|Scientific Name:||Lagenorhynchus australis|
|Species Authority:||(Peale, 1848)|
|Taxonomic Notes:||The genus Lagenorhynchus is likely an artificial genus (LeDuc et al. 1999), and this species may eventually be included in the genus Sagmatias.|
|Red List Category & Criteria:||Data Deficient ver 3.1|
|Assessor(s):||Hammond, P.S., Bearzi, G., Bjørge, A., Forney, K., Karczmarski, L., Kasuya, T., Perrin, W.F., Scott, M.D., Wang, J.Y., Wells, R.S. & Wilson, B.|
|Reviewer(s):||Rojas-Bracho, L. & Smith, B.D. (Cetacean Red List Authority)|
There is a lack of adequate information to make an assessment of extinction risk for this species (lack of a population estimate, and lack of an assessment of the impact of the use as crab-bait).
|Range Description:||Peale's dolphins are apparently confined to South America, from the southern tip to about the latitudes of Santiago, Chile (33°S), and northern Argentina (38°S) (Goodall et al. 1997a; Brownell et al. 1999; Goodall 2002). The distribution may extend south well into Drake Passage. They are regularly seen around the Falkland Islands.|
Native:Argentina; Chile; Falkland Islands (Malvinas)
|FAO Marine Fishing Areas:||
Atlantic – southwest; Pacific – southeast
|Range Map:||Click here to open the map viewer and explore range.|
|Population:||No information is available about the abundance of L. australis. However, this species is reportedly the most common cetacean found around the coast of the Falkland Islands and some parts of Chile (Goodall et al. 1997a; Brownell et al. 1999). The dolphins in Beagle Channel, the Magallanes, and southern Tierra del Fuego have been harpooned for crab bait since the 1970s. The scale of this killing was great enough to cause reduced abundance by the late 1980s (Lescrauwaet and Gibbons 1994).|
|Habitat and Ecology:||
Peale’s Dolphin occupies two major habitats: open, wave-washed coasts over shallow continental shelves to the north; and deep, protected bays and channels to the south and west. In the channels, this is an 'entrance animal', associated with the rocky coasts and riptides at the openings to fjords, where the highest water temperature recorded was 14.7°C. Peale's dolphins show a high degree of association with kelp beds (Macrocystis pyrifera), especially in the channel regions (Viddi and Lescrauwaet 2005). They swim and feed within, inshore and offshore of the kelp forests, using natural channels for movement. Over much of its range Peale's dolphin is sympatric with the dusky dolphin although their usages of habitats are slightly different. These two species are often difficult to differentiate at sea (Goodall et al. 1997b; de Haro and Iniguez 1997). Throughout the northern part of their range, they inhabit the waters of the wide continental shelf off Argentina and the narrower shelf off Chile. Although Peale's dolphins have been observed in waters at least 300 m deep, they appear to prefer shallower coastal waters (Brownell et al. 1999).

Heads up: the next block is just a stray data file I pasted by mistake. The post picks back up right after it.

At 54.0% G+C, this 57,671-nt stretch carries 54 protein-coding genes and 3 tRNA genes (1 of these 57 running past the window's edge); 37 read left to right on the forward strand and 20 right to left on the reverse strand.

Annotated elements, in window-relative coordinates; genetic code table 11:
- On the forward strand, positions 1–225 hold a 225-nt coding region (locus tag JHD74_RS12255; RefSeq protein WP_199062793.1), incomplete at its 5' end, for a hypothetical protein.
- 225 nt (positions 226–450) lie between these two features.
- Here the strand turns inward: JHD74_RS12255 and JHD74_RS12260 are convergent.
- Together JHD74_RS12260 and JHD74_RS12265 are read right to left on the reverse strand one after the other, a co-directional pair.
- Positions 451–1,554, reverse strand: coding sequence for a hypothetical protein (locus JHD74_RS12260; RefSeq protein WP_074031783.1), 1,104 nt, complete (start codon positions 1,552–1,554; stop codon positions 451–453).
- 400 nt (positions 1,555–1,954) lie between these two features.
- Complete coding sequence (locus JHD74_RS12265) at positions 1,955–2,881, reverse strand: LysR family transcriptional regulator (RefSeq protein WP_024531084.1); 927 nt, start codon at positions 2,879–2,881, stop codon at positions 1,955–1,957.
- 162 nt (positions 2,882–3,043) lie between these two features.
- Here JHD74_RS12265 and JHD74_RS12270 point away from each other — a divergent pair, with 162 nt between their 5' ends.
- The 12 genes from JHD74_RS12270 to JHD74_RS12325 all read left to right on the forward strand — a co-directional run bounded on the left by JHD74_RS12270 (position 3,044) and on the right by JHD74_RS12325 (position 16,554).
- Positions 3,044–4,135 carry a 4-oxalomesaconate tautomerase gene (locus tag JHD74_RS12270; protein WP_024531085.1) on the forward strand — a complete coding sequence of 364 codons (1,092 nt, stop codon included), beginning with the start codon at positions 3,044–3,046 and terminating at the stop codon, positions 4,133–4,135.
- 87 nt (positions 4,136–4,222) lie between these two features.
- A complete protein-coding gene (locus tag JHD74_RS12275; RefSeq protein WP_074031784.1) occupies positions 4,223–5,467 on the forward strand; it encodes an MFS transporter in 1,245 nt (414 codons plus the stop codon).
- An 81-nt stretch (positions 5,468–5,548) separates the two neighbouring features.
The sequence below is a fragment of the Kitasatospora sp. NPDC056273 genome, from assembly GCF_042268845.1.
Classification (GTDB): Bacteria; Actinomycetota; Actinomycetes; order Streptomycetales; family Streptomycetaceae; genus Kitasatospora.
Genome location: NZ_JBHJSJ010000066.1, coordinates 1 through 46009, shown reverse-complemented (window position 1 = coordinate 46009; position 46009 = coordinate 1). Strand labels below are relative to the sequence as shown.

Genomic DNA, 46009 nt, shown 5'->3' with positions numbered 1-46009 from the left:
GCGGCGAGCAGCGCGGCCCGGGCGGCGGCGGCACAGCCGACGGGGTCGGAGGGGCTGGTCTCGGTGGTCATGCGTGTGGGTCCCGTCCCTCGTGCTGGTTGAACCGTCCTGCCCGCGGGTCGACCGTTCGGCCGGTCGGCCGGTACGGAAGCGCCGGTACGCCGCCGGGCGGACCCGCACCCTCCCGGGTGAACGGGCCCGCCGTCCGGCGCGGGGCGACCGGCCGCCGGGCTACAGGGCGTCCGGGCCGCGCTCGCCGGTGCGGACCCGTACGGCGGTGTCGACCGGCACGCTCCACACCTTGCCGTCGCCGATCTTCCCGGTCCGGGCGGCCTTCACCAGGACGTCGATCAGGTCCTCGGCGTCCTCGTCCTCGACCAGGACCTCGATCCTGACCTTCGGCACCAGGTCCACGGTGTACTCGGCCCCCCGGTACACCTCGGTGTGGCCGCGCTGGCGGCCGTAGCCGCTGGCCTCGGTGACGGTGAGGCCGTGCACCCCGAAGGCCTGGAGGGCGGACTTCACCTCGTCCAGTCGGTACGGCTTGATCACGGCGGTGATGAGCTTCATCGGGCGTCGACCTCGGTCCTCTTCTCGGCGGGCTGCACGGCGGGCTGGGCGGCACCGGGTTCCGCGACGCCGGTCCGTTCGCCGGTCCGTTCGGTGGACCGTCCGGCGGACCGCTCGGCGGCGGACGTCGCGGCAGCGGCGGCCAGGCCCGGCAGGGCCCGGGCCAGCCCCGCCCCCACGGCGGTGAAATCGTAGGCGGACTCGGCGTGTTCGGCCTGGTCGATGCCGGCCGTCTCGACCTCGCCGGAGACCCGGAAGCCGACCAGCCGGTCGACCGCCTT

Very little is known about the biology of this species. Peale’s dolphins associate with other cetacean species, especially Commerson’s dolphins. Calves have been reported from spring through autumn. The few stomachs that have been examined contained mostly demersal fish, octopus, and squid species that occur in shallow waters and in kelp beds. Some shrimps have also been found in stomachs.
|Use and Trade:||This species is hunted for use as bait in crab fisheries.|
There is considerable concern about numbers of Peale's Dolphins that are hunted with harpoons in the Strait of Magellan and around Tierra del Fuego, where the meat is used as bait in crab traps (Lescrauwaet and Gibbons 1994). Although direct hunting of dolphins has been prohibited in Chile since 1977, crab traps for centolla (southern king crab) Lithodes antarctica and centollon (false king crab) Paralomis granubosa, are still set with dolphin meat. Sielfeld et al. (1977) estimated some 2,350 dolphins, including both L. australis and Cephalorhynchus commersonii, were killed during the 1976/1977 crab-fishing season to bait crab traps used in the Strait of Magellan and the Chilean part of the Beagle Channel; this level of take across a number of years could have had a significant impact on the population. No recent estimates are available on the number of marine mammals killed for bait (Brownell et al. 1999; Lescrauwaet pers. comm.), but it is thought to be lower than in the past (Goodall 2002). Dolphin takes in the Argentinean sector stopped after the early 1980s (Goodall 2002).
Peale's dolphins are incidentally entangled and drowned in nets (Jefferson et al. 1993). There are reports from Queule and Mehuin (Chile), southern Patagonia, northeastern Tierra del Fuego and southern Santa Cruz (Argentina) that local fishermen may incidentally catch Peale's dolphins (Reyes 1991; Brownell et al. 1999). In the northern part of their Pacific range, however, Peale's dolphins seem to be rarely taken (Goodall 2002). Their close dependence on kelp forests may render them vulnerable to habitat loss (Viddi and Lescrauwaet 2005).
The species is on Appendix II of CITES.
Recommended actions for conservation include cooperative research on biology and abundance, more comprehensive statistics on the use of Peale’s dolphin as bait and continued development of alternative sources of bait (the availability of legal bait has already diminished considerably the potential impact of crab-fisheries). Critical neritic habitat should be identified and protected for this species.
|Citation:||Hammond, P.S., Bearzi, G., Bjørge, A., Forney, K., Karczmarski, L., Kasuya, T., Perrin, W.F., Scott, M.D., Wang, J.Y., Wells, R.S. & Wilson, B. 2008. Lagenorhynchus australis. The IUCN Red List of Threatened Species. Version 2014.3. <www.iucnredlist.org>. Downloaded on 26 April 2015.|
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